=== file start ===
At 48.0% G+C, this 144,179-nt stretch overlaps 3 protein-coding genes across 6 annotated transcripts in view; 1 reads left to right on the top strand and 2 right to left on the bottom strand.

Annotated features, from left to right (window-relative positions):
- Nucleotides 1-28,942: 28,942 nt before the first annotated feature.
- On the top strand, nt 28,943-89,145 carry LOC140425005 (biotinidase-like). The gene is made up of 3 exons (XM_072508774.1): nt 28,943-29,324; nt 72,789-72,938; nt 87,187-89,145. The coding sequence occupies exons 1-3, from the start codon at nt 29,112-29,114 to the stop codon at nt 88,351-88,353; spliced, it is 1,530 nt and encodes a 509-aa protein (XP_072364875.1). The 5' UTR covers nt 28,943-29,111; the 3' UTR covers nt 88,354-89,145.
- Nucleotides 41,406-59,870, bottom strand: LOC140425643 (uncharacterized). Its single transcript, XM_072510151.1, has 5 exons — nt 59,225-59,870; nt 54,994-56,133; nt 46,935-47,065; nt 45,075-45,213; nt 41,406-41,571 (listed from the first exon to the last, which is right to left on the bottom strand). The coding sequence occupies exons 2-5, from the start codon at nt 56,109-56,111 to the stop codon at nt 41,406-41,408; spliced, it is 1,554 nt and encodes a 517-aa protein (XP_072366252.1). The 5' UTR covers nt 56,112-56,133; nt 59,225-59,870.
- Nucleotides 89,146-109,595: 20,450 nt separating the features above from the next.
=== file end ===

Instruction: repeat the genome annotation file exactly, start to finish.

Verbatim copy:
At 48.0% G+C, this 144,179-nt stretch overlaps 3 protein-coding genes across 6 annotated transcripts in view; 1 reads left to right on the top strand and 2 right to left on the bottom strand.

Annotated features, from left to right (window-relative positions):
- Nucleotides 1-28,942: 28,942 nt before the first annotated feature.
- On the top strand, nt 28,943-89,145 carry LOC140425005 (biotinidase-like). The gene is made up of 3 exons (XM_072508774.1): nt 28,943-29,324; nt 72,789-72,938; nt 87,187-89,145. The coding sequence occupies exons 1-3, from the start codon at nt 29,112-29,114 to the stop codon at nt 88,351-88,353; spliced, it is 1,530 nt and encodes a 509-aa protein (XP_072364875.1). The 5' UTR covers nt 28,943-29,111; the 3' UTR covers nt 88,354-89,145.
- Nucleotides 41,406-59,870, bottom strand: LOC140425643 (uncharacterized). Its single transcript, XM_072510151.1, has 5 exons — nt 59,225-59,870; nt 54,994-56,133; nt 46,935-47,065; nt 45,075-45,213; nt 41,406-41,571 (listed from the first exon to the last, which is right to left on the bottom strand). The coding sequence occupies exons 2-5, from the start codon at nt 56,109-56,111 to the stop codon at nt 41,406-41,408; spliced, it is 1,554 nt and encodes a 517-aa protein (XP_072366252.1). The 5' UTR covers nt 56,112-56,133; nt 59,225-59,870.
- Nucleotides 89,146-109,595: 20,450 nt separating the features above from the next.